Jacksonville City Council reduces clerk of courts funding by same amount as bonuses given

Published On: Sep 25 2012 05:21:05 PM EDT   Updated On: Sep 26 2012 08:59:19 AM EDT


Revelations about $173,928 in bonuses being paid to employees of the Duval County Clerk of Courts office resulted in a last-minute budget change that reduced the city of Jacksonville's funding of the clerks office by the same amount.

Councilman John Crescimbeni, the most verbal critic of the bonuses, offered a floor amendment before Tuesday night's 2012-2013 budget vote to reduce the city's contribution to the clerk's office by $174,000.  The amendment passed.

"It would take me an hour to give me all my reasons why this is terrible," Crescimbeni said. "It’s a long list of words to describe how bad mismanagement this is.… If this were an election year, Mr. Fuller would not be handing out bonuses."

The clerk's office office says 35 appointed employees were given bonuses of up to $8,000 for going above and beyond their duties. But Channel 4 investigators learned that civil service employees of the clerk's office have taken 2 percent pay cuts and were forced to take a furrow day without pay.

DOCUMENT:  Clerk of courts staff who received bonuses, cuts

Four days after the bonuses were first reported, Clerk of Courts Jim Fuller responded to the critics.

The incentives I have out were all out of state money -- had nothing to do with state money whatsoever," Fuller said. "I'm surprised that the news would pick up and say something like that."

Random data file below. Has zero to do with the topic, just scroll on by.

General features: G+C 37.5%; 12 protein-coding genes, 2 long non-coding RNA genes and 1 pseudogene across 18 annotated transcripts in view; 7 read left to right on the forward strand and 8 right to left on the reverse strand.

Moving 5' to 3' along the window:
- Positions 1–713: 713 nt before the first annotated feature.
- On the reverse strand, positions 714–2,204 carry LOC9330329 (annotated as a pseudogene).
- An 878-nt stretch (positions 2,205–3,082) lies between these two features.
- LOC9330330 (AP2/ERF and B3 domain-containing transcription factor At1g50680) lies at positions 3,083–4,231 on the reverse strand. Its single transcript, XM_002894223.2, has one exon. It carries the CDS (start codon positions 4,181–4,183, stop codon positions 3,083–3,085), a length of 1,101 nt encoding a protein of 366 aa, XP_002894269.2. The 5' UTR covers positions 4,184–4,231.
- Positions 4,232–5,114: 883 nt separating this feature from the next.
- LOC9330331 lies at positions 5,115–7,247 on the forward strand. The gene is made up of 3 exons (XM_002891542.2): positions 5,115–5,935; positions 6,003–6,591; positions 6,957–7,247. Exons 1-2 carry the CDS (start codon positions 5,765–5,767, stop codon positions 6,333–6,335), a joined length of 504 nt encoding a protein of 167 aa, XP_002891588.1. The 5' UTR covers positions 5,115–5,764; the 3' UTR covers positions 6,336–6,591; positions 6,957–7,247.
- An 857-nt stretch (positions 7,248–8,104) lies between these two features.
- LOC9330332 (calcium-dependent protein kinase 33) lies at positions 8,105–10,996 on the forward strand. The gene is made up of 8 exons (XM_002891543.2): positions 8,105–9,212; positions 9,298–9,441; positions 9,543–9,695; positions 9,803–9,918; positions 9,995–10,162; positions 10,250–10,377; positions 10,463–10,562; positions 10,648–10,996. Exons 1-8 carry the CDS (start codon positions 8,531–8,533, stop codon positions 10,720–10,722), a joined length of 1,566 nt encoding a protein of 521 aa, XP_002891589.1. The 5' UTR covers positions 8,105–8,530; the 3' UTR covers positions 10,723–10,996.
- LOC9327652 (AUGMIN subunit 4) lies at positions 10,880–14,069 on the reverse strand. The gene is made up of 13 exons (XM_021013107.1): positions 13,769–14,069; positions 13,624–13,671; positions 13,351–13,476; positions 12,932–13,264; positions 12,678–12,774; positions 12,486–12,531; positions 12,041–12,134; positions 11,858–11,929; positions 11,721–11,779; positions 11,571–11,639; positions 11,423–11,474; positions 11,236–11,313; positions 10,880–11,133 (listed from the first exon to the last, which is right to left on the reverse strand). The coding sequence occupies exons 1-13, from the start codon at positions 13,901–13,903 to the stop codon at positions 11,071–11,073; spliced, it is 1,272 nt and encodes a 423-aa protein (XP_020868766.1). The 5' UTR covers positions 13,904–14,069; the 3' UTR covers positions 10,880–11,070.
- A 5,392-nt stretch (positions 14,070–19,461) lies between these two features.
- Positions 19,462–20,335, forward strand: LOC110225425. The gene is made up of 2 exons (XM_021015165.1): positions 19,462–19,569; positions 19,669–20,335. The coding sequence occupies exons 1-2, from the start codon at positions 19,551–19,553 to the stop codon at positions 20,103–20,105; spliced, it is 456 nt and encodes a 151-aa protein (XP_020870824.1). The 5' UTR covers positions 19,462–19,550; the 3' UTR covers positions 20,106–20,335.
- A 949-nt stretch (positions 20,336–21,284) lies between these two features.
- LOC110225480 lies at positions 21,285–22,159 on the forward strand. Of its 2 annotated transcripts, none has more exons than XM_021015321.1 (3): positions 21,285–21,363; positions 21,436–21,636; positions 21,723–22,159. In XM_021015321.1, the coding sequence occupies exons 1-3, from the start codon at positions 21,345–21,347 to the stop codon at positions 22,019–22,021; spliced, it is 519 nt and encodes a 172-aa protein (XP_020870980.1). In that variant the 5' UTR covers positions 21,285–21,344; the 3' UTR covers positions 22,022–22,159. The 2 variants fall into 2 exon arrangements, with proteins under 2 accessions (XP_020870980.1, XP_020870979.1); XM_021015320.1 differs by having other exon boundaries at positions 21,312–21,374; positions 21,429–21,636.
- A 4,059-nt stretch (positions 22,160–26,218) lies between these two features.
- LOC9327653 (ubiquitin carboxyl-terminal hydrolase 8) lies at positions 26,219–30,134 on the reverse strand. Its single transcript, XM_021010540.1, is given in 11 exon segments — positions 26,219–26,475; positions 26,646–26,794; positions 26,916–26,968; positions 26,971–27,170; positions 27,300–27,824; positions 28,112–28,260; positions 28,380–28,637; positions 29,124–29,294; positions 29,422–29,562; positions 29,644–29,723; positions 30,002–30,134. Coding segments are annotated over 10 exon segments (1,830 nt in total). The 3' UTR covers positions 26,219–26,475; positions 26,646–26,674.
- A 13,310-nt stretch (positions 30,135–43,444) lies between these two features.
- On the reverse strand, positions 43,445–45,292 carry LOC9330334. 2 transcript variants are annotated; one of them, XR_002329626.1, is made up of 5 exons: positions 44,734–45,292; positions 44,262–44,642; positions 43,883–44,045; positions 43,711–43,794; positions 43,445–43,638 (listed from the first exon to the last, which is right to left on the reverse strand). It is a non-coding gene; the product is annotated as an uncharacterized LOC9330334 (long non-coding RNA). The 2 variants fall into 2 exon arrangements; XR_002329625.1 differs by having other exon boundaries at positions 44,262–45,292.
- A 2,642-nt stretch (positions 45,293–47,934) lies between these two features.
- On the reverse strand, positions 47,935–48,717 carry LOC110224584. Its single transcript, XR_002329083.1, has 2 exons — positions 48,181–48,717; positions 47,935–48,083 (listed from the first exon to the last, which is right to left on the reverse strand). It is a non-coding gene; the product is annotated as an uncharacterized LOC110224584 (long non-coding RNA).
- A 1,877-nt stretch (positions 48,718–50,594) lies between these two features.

Channel 4's Jim Piggott also learned Tuesday that 10 of the 35 employees who got bonuses made a $500 political contribution to Fuller during either his 2008 or 2012 campaigns. Fuller was running for a fourth term as clerk of courts until he failed a court challenge to term limits.

There is nothing illegal about that, but Crescimbeni says it raises questions.

"It's certainly troubling to see so many names on the bonus list that are also on the campaign contribution list," Crescimbeni said. "It's disheartening."

In the day's before Fuller responded to his critics, his wife sent emails to Crescimbeni.

"While I regret sending my previous email in anger, I still don't think you understand the Clerk's budget," Barbara Fuller wrote. "Once again he is efficient and works within a balanced budget; he has realized a surplus and he has not fired any employees nor had any layoffs."

She continued: "Your Philosophy is that because the city is hurting financially no one should be allowed incentives. Because the clerks office is operating in the black he feels he has the right to properly compensate his employees to suggest otherwise is not a republic form of government."


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